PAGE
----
I have always been fascinated by insects and arachnids; even the dangerous ones, although I do my best to admire these from a distance. Nonetheless, I have an ever-growing interest in the world of entomology. To me they are intelligent, resourceful, and amazing creatures. Now I love all animals, really anything with fur, feathers, or scales, (I believe that covers everything). As a result, I had a multitude of pets growing up; common pets like a dog, a few cats, and an iguana, yet also a Rhode Island Red hen, a ferret, and of course, some bugs. So I’ve decided to talk about four different kinds of insects, the four that I’ve had pets over the years.
Silkworm Moth (Bombyx mori)
When I was in grade school, to study metamorphoses, each student was given a white silkworm to take care of, so that we could watch its transformation from larva to moth. Either the teacher didn’t tell us what kind of moth it was, or she did, but it was so long ago now that I don’t remember, ( I graduated from high school fourteen years ago, so grade school was nearly eighteen or nineteen years ago now). Anyway, each of us had a silkworm, and I remember being totally enamored with the entire process of metamorphoses; eventually each silkworm spun a silken cocoon, and then later emerged as a white moth. In doing research recently, I am led to believe that they were Silkworm Moths. Based on the photos that I’ve seen, like those on this page, the silkworms, cocoons, and moths, look just like mine and those of my classmates.
The female can lay up to 150 to 300 eggs over the course of two to three days; yet some can lay up to a thousand. She does this in the Spring, and they generally hatch in ten days. The silkworms at this stage are only 0.08 to 0.12 inches long, and they prefer mulberry leaves. They spend one month to 45 days in this stage, and during that short period of time, they grow exponentially fast, ultimately reaching a maximum length of three inches, and going through four molts. The larvae will stop eating and begin preparing to spin its cocoon.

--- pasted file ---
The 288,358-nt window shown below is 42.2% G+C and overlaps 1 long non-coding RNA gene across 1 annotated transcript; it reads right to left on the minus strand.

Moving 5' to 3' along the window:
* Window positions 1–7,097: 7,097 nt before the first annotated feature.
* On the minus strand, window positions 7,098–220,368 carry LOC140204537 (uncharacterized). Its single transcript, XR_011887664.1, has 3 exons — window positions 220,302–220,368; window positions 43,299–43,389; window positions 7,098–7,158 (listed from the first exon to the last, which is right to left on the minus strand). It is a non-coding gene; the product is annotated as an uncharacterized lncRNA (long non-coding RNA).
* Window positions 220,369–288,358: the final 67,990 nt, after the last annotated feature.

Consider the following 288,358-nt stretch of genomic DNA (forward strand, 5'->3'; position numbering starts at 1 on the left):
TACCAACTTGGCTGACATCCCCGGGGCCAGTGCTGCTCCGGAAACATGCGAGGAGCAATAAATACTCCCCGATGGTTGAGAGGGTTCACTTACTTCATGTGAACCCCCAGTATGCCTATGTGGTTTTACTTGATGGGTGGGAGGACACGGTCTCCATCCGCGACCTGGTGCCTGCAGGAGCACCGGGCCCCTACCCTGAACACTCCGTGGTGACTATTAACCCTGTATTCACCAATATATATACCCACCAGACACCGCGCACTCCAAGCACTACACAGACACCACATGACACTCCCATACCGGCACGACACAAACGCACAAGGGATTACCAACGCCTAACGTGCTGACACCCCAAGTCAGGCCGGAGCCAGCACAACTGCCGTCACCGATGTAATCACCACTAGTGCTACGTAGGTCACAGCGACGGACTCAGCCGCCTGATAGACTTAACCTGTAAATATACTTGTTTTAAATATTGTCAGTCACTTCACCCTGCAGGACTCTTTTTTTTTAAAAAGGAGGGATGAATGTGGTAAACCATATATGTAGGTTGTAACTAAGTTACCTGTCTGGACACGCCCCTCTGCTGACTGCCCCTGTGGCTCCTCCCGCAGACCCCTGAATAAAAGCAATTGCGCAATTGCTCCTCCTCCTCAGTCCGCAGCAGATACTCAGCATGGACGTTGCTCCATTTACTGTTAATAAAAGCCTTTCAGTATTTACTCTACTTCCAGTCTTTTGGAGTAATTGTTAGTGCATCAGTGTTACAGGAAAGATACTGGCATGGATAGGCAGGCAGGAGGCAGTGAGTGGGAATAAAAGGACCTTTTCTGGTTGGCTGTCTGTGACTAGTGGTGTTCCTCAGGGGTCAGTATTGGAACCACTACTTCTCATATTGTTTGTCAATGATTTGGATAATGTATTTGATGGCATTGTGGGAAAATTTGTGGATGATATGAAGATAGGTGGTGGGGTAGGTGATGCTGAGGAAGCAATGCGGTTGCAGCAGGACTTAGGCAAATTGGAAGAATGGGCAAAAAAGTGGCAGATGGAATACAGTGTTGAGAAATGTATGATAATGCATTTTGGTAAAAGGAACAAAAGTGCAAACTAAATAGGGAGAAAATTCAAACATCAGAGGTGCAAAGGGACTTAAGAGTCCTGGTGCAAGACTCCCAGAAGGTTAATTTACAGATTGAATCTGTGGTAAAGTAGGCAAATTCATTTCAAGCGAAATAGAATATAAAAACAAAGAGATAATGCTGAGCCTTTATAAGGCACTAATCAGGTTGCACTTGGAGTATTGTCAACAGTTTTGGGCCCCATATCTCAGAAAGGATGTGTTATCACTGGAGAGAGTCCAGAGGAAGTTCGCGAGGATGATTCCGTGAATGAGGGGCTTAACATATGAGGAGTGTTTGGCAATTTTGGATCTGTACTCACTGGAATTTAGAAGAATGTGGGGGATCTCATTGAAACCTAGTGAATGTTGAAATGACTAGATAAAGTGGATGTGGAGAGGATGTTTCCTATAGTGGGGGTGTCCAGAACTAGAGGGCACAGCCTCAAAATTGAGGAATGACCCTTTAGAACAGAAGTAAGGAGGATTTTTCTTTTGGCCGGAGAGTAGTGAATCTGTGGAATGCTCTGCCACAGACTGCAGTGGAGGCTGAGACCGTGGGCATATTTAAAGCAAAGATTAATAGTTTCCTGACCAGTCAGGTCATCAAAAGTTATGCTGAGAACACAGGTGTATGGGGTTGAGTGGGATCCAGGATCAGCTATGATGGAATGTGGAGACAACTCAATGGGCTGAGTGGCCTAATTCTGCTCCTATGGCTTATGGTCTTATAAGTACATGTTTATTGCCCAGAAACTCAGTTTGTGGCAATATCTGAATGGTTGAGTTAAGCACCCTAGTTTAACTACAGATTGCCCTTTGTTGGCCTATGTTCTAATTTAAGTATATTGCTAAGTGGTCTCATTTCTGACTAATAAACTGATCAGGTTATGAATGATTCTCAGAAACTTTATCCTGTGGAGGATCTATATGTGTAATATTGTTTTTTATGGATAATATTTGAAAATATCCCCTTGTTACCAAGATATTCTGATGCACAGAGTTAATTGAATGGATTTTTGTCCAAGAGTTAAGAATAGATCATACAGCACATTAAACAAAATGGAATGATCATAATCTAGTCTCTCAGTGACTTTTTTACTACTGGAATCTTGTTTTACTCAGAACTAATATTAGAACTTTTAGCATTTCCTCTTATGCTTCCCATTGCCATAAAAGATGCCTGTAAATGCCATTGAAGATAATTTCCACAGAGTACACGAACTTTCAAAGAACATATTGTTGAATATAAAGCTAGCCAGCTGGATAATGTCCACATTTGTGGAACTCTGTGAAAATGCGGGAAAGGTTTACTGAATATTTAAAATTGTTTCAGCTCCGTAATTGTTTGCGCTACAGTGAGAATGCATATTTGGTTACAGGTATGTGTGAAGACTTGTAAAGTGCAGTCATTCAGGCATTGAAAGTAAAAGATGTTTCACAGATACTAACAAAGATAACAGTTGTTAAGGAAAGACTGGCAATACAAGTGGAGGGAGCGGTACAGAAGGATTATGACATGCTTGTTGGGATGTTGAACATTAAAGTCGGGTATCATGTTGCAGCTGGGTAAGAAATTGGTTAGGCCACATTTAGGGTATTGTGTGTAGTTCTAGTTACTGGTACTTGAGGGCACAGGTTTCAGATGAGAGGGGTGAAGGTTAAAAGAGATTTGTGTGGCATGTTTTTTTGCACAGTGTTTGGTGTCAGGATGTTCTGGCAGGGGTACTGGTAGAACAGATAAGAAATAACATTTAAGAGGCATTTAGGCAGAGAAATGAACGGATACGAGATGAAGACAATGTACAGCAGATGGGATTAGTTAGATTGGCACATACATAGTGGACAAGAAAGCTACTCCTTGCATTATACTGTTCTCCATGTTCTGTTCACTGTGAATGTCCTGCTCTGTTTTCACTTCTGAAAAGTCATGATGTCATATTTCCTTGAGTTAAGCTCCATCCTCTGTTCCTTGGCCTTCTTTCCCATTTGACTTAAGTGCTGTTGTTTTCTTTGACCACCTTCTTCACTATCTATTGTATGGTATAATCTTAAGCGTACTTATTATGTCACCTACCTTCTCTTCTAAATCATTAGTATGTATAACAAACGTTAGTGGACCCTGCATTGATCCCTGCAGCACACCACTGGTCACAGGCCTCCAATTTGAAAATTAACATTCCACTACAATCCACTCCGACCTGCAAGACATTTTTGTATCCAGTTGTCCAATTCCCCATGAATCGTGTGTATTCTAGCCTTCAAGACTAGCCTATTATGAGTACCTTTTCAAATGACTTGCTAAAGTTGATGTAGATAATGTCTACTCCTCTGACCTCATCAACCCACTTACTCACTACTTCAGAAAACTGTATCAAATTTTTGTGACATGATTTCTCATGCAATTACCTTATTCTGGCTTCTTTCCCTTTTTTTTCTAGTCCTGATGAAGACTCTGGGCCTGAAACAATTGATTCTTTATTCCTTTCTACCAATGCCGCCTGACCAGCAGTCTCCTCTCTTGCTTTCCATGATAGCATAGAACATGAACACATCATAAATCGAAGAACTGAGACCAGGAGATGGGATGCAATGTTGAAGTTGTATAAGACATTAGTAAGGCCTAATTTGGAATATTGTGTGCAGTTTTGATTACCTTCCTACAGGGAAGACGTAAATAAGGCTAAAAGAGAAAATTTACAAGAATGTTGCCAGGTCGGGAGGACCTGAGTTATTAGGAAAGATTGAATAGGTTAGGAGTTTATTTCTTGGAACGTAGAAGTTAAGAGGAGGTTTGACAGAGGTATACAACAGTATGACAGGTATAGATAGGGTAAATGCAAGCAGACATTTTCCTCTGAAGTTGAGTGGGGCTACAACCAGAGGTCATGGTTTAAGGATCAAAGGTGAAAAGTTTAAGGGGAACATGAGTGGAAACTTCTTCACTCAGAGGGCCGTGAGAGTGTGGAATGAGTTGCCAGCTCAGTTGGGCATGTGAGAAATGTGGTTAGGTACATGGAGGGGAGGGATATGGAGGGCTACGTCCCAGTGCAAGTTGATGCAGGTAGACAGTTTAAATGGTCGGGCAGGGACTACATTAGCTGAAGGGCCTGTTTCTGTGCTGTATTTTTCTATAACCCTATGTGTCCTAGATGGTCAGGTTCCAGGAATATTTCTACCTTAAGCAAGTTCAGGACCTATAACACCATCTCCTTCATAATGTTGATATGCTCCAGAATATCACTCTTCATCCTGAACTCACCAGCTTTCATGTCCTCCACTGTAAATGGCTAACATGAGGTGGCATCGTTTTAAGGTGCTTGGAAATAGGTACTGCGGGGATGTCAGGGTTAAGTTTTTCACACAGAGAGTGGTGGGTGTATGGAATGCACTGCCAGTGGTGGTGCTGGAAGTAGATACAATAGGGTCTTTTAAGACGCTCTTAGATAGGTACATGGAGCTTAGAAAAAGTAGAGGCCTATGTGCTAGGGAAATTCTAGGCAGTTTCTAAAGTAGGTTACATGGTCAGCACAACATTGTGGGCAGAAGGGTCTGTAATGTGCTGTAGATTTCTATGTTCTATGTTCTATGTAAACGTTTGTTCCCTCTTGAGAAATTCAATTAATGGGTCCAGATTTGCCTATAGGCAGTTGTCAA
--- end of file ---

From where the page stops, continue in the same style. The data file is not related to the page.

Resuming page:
The cocoon is made from one long continuous strand of silk that can reach up to 1,000 yards. About 14-16 days later, the adult moth will emerge from the cocoon, and will prefer to eat mulberry leaves, oranges, and lettuce.
Painted Lady Butterflies (Vanessa cardui)
Closely related to moths, are the butterflies. When I was younger, there was this company that would send you a butterfly habitat box and five caterpillars; I believe there is still something like this out there. The caterpillars came in a jar, and you didn’t do anything with them until they formed chrysalises. Until then, the caterpillars had all they needed for food and space in this plastic jar. When they were ready, the caterpillars would crawl up to the lid of the jar and each form a chrysalis. And what was really interesting was when you would happen to see one of them as it was forming from a caterpillar into a chrysalis; I only got to see it actually happen twice, but it was absolutely amazing to witness.
Once all five caterpillars were chrysalises, (some waited longer than others), you would as gently as possible, because the last thing you want to do is drop them or have them fall off, transfer them to the butterfly habitat box, and hang the lid on one of the habitat walls. Eventually all five caterpillars hatched into Painted Lady Butterflies. The box came with fake flower inside it, but the middle of the flower could absorb sugar water, and you put this solution onto the middle of the flower for the butterflies to feed off of, similar to nectar. After a day or two of observing them, you open the box and let them go free; a moment that was always a little bittersweet to me. Of course I didn’t want to keep them in the box for their entire adult lives, because that’s just downright cruel to begin with. But after having them for so long and seeing them change from caterpillar to chrysalis to butterfly, farewell was a bit difficult.